As Bitcoin and cryptocurrencies gain more and more media coverage, investors who have never been involved in crypto are increasingly asking the question of whether cryptocurrencies could provide meaningful portfolio diversification to the traditional old fashioned portfolio asset allocation.
As society starts to move away from cash, central banks’ potential to reap profits off issuing that cash could be threatened. The top digital banking and fintech trend this year led by china is central bank digital currency (CBDC).
Georgia plans to consider to join the EU and the European central bank is working on the digital euro project.
The World Bank ranked Georgia one of the most active cryptocurrency areas in the world.
According to Cambridge Centre for Alternative Finance, global cryptocurrency benchmarking study, Georgia is now ranked second in the world for cryptocurrency mining — behind only China.
Many governments are worried about the mass adoption of cryptocurrencies and hence are considering the merits of creating a central bank digital currency (CBDC).
Central banks have woken up to the risks cryptocurrencies can pose to policy makers’ bread-and-butter business: the economy.
Hence the debate about the pros and cons of government digital currency closed private blockchains versus public blockchain cryptocurrency are increasingly on the agenda of policy makers and investors alike.
The mainstream media often wrongly refer to government backed digital currencies as cryptocurrencies without defining the new concept of central bank digital currency.
Cryptocurrency is a blockchain asset and not the liability of anyone. Central bank issued digital currency is based on a fractional reserve banking system based on debt and the liability of increasingly highly indebted nation state central banks.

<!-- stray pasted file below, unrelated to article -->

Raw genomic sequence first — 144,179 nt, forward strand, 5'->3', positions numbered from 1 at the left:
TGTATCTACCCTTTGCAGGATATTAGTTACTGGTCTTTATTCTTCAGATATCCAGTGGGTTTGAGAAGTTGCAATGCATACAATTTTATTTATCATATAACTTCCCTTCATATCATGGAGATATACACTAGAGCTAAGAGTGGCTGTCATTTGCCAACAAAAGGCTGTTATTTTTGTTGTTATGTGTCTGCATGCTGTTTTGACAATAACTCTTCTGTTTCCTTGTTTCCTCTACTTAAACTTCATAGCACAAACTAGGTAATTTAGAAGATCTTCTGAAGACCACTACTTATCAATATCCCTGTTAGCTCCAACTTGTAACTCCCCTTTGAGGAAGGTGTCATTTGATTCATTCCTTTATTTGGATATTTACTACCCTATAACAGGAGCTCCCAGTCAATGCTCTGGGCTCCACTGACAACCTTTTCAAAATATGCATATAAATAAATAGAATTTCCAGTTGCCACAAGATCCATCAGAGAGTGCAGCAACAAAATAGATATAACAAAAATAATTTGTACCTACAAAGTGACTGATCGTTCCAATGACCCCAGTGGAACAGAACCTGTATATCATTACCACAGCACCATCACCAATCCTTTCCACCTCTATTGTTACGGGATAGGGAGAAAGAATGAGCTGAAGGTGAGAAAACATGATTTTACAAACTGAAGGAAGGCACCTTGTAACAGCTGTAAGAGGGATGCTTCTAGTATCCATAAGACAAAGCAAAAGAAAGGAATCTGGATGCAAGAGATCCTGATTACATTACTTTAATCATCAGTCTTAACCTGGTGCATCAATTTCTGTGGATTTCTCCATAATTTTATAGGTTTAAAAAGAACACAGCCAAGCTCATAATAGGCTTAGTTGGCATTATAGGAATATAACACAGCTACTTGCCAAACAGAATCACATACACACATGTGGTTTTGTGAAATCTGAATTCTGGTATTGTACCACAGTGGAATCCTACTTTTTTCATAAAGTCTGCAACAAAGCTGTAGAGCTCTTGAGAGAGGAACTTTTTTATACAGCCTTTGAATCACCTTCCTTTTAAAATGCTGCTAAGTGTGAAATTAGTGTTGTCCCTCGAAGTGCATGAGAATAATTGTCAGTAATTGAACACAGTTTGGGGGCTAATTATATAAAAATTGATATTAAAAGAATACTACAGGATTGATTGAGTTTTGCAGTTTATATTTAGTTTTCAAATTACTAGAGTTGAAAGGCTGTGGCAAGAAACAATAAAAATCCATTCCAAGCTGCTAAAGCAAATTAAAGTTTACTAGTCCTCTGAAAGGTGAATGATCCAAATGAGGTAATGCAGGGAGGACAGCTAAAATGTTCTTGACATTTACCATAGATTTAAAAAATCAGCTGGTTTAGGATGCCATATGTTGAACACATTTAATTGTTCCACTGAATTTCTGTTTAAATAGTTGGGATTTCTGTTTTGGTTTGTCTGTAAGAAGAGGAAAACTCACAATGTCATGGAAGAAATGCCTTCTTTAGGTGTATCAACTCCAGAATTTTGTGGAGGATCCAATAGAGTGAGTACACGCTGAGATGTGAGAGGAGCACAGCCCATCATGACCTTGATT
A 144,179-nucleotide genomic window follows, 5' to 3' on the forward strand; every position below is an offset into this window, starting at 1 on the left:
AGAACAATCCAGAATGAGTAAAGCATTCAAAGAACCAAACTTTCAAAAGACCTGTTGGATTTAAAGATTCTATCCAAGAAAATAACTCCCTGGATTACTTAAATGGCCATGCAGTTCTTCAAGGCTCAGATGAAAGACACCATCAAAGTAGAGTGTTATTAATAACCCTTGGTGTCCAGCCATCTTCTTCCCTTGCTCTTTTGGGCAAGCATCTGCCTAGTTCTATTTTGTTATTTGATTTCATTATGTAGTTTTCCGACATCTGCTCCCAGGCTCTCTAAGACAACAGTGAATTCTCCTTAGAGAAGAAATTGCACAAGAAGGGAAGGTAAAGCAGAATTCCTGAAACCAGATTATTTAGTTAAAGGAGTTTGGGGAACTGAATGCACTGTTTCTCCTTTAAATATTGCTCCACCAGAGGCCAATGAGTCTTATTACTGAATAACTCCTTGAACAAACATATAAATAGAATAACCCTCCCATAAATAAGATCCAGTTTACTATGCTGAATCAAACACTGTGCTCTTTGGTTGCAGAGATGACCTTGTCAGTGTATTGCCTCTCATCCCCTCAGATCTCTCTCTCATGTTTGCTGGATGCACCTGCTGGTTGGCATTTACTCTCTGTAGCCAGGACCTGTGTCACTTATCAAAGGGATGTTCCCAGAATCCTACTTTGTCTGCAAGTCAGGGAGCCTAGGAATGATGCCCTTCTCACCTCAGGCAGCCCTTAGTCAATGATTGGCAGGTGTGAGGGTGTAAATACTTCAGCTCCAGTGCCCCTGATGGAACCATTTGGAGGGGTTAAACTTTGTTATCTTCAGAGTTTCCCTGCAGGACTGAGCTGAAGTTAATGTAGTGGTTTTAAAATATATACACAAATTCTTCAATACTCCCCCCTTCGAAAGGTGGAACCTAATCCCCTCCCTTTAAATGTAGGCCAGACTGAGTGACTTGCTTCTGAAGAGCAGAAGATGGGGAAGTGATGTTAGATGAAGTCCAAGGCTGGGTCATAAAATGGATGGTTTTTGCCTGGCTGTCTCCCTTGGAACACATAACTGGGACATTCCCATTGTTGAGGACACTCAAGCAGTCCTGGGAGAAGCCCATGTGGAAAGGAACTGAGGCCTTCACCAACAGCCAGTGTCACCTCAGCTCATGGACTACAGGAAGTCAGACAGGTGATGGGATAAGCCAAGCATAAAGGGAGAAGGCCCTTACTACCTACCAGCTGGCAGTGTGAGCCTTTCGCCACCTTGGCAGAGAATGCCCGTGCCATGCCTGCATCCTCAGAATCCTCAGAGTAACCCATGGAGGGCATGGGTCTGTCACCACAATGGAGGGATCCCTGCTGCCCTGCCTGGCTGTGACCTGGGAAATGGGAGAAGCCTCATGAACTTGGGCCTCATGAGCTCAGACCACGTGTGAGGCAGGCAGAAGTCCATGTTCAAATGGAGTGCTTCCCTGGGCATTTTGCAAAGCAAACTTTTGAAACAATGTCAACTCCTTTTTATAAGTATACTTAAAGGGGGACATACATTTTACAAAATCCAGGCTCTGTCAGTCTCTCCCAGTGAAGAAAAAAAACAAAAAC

Cryptocurrencies were created with the intention to make central banks, the traditional bastions of monetary policy, redundant in the face of a peer-to-peer electronic cash.
10 years after the publication of the Satoshi Nakamoto’s Bitcoin whitepaper, cryptocurrencies are considered to be utilized by the very institutions they were meant to subvert. Blockchain, the distributed ledger technology underpinning Bitcoin, is the tool that can be extended to a central bank digital currency.
Most of the current amount of money is digitized already, whether in bank reserves with the central bank, or in checking accounts at the local bank. Only a fraction of money supply is in paper money bills in circulation. But digital money, locked up in private ledgers and exchanged through dozens of heterogeneous databases en route from creditor to debtor, lacks the speed, stability, scalability, and security of a good cryptocurrency.
Many countries are increasingly thinking about a strategy of how to deal with the global rise and mass adoption of cryptocurrencies. If Bitcoin is the money of the people, fiat currency is the money of the state.
Governments and central banks from India, Japan, Canada, Russia, Switzerland to Singapore and the Marshall Islands are having projects as to how best create a government backed digital currency. Several other governments, including China, Estonia, Russia and Iran, have discussed plans for their own digital currency.